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More than 540,000 Indiana workers employed in lightweighting-related jobs

ArcelorMittal's S-in motion designs for light vehicles. More than 540,000 Indiana workers employed in lightweighting-related jobs — jobs related to making vehicles lighter and more fuel efficient.

A new study found more than 540,000 Indiana workers are employed in advanced manufacturing jobs related to "lightweighting," the push to make cars and other vehicles lighter and more fuel-efficient.

Detroit-based LIFT, or Lightweight Innovations for Tomorrow, found lightweighting employment in Indiana grew by 30 percent in the third quarter to reach its highest level since 2001. It's up nearly 50 percent since 2012.

The industry trend has taken hold at Northwest Indiana's steel mills, which have focused on producing more advanced high strength steels to help automakers reach emissions targets and cater to consumer demand for better gas mileage.

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“As demand for advanced manufacturing jobs continues to climb, the need for talent development in Indiana and the rest of our nation is imperative,” said Emily DeRocco, vice president of education and workforce for LIFT. “Developing new ways to address these workforce needs by engaging both industry and academia will be the key to our country’s long-term economic prosperity.”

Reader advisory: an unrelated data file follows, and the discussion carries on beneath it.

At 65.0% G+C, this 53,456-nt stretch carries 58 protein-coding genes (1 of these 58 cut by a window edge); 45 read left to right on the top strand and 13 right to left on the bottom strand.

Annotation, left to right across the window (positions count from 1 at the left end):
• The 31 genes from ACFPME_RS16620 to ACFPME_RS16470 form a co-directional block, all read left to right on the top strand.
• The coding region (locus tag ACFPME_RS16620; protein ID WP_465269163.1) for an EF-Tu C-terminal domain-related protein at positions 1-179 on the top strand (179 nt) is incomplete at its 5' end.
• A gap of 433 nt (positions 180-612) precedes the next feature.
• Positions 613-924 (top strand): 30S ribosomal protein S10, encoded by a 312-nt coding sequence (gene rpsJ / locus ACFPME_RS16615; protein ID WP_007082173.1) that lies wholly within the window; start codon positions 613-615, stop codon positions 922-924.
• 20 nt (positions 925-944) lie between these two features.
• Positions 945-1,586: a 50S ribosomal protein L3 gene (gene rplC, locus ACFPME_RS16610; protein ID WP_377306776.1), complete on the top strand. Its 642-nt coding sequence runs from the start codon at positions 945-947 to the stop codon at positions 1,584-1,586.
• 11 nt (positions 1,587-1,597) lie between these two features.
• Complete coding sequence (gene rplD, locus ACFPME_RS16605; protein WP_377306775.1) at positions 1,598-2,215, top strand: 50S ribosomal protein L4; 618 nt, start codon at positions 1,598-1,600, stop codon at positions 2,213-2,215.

An estimated 37,384 jobs were posted in advanced manufacturing fields related to lightweighting in the third quarter. Jobs most in demand included maintenance and repair workers, first-line production supervisors, operating workers, industrial engineers, first-line transportation supervisors, material moving workers, laborers and freight, stock and material movers.

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Business Reporter

Joseph S. Pete is a Lisagor Award-winning business reporter who covers steel, industry, unions, the ports, retail, banking and more. The Indiana University grad has been with The Times since 2013 and blogs about craft beer, culture and the military.